Spoiler alert! This story details the ending of "The Green Knight." Stop reading now if you haven't seen it yet and don't want to know.
"The Green Knight" is a real head trip.
David Lowery's stylish retelling (in theaters now) of the anonymously written, 14th-century poem "Sir Gawain and the Green Knight" follows a cocky young man named Gawain (Dev Patel) who engages in a dangerous game with a treelike creature called the Green Knight (Ralph Ineson). After slicing off the Green Knight's head in a challenge at King Arthur's (Sean Harris) court, Gawain must seek out the mythical horseman one year later to receive the same blow in return.
Over the course of his journey, Gawain encounters a series of characters – a foreboding fox, a headless saint (Erin Kellyman), and an unsettling pair of swingers (Alicia Vikander and Joel Edgerton) – who test his values. Does he want to become a knight for the glory or the code of chivalry? And if he were to turn back, would it matter if he lost his integrity as long as he still had his head?
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Lowery pulls a stunning twist in the film's final 10 minutes. Gawain finds the Green Knight in the forest and patiently waits for the monster to awake. But just as the Green Knight raises his ax to lop off his head, Gawain runs home, where Arthur crowns him king. Gawain knows he is alive only because of his cowardice, and goes on to lead a miserable life where he shuns his true love and watches his son die in battle. His kingdom collapses, his family and subjects abandon him, and he dies alone.
Then the film cuts back to the forest, where we learn that horrible alternate timeline was just in his imagination. "I'm ready. I'm ready now," says Gawain, before the Green Knight bellows "off with your head" and the end credits roll.
"My hope is that you leave with a smile on your face and the feeling that it is truly a happy ending," Lowery says. "I wanted there to be a sense that this character has arrived at the place he needs to be in, regardless of what happens to him after the film cuts to black."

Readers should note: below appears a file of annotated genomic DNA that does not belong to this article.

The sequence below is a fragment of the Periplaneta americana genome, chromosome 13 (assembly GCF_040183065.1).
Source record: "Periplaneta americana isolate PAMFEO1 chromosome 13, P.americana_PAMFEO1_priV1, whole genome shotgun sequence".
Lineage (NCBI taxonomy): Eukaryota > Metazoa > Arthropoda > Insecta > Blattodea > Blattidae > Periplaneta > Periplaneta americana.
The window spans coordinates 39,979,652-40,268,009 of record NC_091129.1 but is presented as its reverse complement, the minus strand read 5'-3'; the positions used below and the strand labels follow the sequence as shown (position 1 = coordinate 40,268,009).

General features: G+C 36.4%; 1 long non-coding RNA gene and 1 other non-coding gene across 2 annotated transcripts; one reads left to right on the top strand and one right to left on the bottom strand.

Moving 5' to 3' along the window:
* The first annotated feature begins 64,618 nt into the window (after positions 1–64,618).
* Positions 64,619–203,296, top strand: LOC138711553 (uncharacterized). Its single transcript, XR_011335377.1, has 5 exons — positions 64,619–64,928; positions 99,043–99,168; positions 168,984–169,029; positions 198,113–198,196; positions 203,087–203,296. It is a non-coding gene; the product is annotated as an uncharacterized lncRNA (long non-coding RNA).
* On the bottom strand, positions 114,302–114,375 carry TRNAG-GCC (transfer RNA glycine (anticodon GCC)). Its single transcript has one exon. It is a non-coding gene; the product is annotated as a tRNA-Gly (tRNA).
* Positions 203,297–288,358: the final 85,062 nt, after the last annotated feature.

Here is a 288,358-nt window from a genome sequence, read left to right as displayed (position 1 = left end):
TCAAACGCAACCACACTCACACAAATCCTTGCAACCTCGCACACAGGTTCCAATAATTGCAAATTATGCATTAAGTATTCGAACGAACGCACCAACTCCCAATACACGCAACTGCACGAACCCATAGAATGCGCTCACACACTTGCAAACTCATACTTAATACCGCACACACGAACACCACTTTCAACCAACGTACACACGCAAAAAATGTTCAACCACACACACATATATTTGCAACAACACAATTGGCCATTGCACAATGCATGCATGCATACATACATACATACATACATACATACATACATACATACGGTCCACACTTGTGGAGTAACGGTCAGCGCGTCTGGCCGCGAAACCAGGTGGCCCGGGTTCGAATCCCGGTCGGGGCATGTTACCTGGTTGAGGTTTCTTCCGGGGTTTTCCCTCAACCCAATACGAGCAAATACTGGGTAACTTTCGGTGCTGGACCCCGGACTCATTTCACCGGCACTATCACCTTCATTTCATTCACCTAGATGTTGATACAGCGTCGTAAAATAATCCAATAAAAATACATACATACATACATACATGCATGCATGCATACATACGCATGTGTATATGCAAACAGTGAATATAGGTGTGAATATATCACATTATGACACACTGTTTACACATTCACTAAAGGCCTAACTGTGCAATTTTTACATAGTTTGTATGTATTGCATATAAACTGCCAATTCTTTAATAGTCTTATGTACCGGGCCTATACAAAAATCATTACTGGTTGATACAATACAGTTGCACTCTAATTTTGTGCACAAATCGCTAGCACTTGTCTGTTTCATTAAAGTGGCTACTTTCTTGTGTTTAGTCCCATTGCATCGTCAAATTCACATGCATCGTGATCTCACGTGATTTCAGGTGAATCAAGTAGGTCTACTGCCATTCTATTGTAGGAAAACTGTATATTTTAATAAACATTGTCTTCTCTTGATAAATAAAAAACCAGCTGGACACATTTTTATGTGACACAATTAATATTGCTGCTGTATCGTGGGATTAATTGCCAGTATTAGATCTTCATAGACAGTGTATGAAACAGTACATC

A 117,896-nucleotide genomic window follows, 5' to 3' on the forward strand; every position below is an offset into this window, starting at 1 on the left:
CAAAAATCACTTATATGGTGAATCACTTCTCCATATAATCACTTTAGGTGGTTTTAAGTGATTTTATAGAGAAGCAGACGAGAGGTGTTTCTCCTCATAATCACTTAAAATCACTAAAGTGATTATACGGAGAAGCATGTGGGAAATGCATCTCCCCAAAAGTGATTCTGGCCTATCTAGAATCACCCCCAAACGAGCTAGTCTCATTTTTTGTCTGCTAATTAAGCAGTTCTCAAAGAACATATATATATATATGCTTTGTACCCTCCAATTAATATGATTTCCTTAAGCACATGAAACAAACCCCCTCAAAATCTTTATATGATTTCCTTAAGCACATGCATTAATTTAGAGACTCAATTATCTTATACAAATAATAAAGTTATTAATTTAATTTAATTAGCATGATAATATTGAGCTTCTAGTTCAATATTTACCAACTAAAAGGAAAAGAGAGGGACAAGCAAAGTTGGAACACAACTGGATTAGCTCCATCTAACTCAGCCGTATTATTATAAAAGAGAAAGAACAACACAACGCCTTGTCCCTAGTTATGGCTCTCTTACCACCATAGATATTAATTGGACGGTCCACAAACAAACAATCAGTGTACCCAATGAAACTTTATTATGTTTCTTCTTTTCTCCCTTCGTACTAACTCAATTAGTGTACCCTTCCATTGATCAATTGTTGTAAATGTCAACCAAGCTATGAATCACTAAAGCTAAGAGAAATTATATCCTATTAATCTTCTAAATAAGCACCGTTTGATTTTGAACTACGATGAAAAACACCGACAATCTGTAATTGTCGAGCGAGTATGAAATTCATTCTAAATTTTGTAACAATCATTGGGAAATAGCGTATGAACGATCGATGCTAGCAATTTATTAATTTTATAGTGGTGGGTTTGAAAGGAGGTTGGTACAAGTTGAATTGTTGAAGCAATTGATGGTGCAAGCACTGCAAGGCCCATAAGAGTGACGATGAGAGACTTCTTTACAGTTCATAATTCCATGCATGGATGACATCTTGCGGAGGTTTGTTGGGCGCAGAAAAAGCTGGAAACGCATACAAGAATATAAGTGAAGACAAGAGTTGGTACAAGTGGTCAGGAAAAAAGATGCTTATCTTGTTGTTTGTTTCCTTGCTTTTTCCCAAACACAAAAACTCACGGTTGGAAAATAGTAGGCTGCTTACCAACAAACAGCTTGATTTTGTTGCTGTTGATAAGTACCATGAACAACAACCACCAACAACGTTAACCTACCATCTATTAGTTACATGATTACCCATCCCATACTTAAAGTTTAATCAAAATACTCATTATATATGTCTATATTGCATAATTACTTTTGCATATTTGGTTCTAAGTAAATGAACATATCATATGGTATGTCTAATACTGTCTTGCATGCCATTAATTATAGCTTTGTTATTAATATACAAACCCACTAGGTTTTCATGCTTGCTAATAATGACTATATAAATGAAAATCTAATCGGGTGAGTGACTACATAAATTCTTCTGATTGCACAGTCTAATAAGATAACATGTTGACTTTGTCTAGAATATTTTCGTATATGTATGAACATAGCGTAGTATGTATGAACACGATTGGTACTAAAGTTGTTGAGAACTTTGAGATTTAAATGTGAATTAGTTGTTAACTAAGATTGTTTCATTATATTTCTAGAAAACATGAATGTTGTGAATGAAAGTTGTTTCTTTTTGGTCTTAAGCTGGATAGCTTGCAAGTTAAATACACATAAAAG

The director has his interpretation of what happens immediately after, "but I didn't want to impose my own idea because it doesn't matter. He's going to die someday. Maybe he got his head chopped off in that moment. Maybe he dies of old age later in life. But he will die. We all die."
"What's important is that we know we are becoming the best we can be; that we are living our lives with goodness and integrity, with a sense of righteousness that is not defined by greatness or legacy, but by our own personal sense of worth."
The dark montage of Gawain's potential future was part of what drew Patel to the film, showing how Gawain could never be happy or fulfilled knowing he was a dishonest man.
"Everything he hoped and dreamed his life would be, he got," Patel says. "But you see someone who's got a moral framework really crumble under that (deceit)."
Much of the film is about coming to terms with one's mortality – a reality Gawain says he could never prepare for. But he seems at peace with death in the movie's last moments: Just as the Green Knight is set to behead him, Gawain tells him to wait as he removes a green belt, which was said to have magical powers that would keep him safe.
"That girdle is representing his own cowardice," Patel says. "When he decides to take it off, you finally see that he's come of age."
"Green Knight" made Patel think about larger themes of honor and legacy, and how those apply to his own life.
"I could relate to that in my journey as an actor," Patel says. "Ambition is a consuming force, so the film explores how futile that can be at times. Instead of striving for greatness, why don't you strive for goodness? What means more in the scale of things?"
This article originally appeared on USA TODAY: 'Green Knight' ending: Dev Patel on that shocking twist (spoilers!)